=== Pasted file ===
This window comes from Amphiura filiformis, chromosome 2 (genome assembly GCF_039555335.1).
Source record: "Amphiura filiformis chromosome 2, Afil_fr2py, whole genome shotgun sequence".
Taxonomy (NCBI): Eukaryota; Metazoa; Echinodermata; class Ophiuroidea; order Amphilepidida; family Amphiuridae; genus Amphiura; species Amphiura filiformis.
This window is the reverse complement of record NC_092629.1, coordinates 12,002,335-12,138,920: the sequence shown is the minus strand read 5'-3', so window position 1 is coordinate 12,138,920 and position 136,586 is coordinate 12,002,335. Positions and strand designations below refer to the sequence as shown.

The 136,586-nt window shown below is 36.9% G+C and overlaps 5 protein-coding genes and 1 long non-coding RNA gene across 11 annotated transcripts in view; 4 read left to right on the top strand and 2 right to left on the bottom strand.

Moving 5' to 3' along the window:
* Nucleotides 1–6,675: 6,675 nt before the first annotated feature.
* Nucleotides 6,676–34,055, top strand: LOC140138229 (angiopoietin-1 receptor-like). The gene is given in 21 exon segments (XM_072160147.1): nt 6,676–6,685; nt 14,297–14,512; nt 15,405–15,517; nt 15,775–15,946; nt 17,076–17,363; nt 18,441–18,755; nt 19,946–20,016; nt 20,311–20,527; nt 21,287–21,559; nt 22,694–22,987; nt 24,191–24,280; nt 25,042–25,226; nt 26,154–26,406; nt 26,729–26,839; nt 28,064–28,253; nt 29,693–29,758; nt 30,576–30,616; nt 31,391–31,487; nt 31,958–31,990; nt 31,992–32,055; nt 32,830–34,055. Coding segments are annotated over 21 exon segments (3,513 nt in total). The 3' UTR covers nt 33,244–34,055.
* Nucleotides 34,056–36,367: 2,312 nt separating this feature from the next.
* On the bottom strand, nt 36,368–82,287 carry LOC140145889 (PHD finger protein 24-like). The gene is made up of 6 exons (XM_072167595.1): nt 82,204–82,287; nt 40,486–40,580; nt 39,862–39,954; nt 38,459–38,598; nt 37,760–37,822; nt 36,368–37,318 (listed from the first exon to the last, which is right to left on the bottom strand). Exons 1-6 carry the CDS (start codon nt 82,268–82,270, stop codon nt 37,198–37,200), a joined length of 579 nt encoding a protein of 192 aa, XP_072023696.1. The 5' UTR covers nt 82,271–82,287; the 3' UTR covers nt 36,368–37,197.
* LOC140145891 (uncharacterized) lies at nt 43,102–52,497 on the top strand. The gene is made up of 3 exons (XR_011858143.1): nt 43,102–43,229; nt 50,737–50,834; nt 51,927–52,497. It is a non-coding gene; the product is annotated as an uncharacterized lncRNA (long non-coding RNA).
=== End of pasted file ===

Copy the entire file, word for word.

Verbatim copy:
This window comes from Amphiura filiformis, chromosome 2 (genome assembly GCF_039555335.1).
Source record: "Amphiura filiformis chromosome 2, Afil_fr2py, whole genome shotgun sequence".
Taxonomy (NCBI): Eukaryota; Metazoa; Echinodermata; class Ophiuroidea; order Amphilepidida; family Amphiuridae; genus Amphiura; species Amphiura filiformis.
This window is the reverse complement of record NC_092629.1, coordinates 12,002,335-12,138,920: the sequence shown is the minus strand read 5'-3', so window position 1 is coordinate 12,138,920 and position 136,586 is coordinate 12,002,335. Positions and strand designations below refer to the sequence as shown.

The 136,586-nt window shown below is 36.9% G+C and overlaps 5 protein-coding genes and 1 long non-coding RNA gene across 11 annotated transcripts in view; 4 read left to right on the top strand and 2 right to left on the bottom strand.

Moving 5' to 3' along the window:
* Nucleotides 1–6,675: 6,675 nt before the first annotated feature.
* Nucleotides 6,676–34,055, top strand: LOC140138229 (angiopoietin-1 receptor-like). The gene is given in 21 exon segments (XM_072160147.1): nt 6,676–6,685; nt 14,297–14,512; nt 15,405–15,517; nt 15,775–15,946; nt 17,076–17,363; nt 18,441–18,755; nt 19,946–20,016; nt 20,311–20,527; nt 21,287–21,559; nt 22,694–22,987; nt 24,191–24,280; nt 25,042–25,226; nt 26,154–26,406; nt 26,729–26,839; nt 28,064–28,253; nt 29,693–29,758; nt 30,576–30,616; nt 31,391–31,487; nt 31,958–31,990; nt 31,992–32,055; nt 32,830–34,055. Coding segments are annotated over 21 exon segments (3,513 nt in total). The 3' UTR covers nt 33,244–34,055.
* Nucleotides 34,056–36,367: 2,312 nt separating this feature from the next.
* On the bottom strand, nt 36,368–82,287 carry LOC140145889 (PHD finger protein 24-like). The gene is made up of 6 exons (XM_072167595.1): nt 82,204–82,287; nt 40,486–40,580; nt 39,862–39,954; nt 38,459–38,598; nt 37,760–37,822; nt 36,368–37,318 (listed from the first exon to the last, which is right to left on the bottom strand). Exons 1-6 carry the CDS (start codon nt 82,268–82,270, stop codon nt 37,198–37,200), a joined length of 579 nt encoding a protein of 192 aa, XP_072023696.1. The 5' UTR covers nt 82,271–82,287; the 3' UTR covers nt 36,368–37,197.
* LOC140145891 (uncharacterized) lies at nt 43,102–52,497 on the top strand. The gene is made up of 3 exons (XR_011858143.1): nt 43,102–43,229; nt 50,737–50,834; nt 51,927–52,497. It is a non-coding gene; the product is annotated as an uncharacterized lncRNA (long non-coding RNA).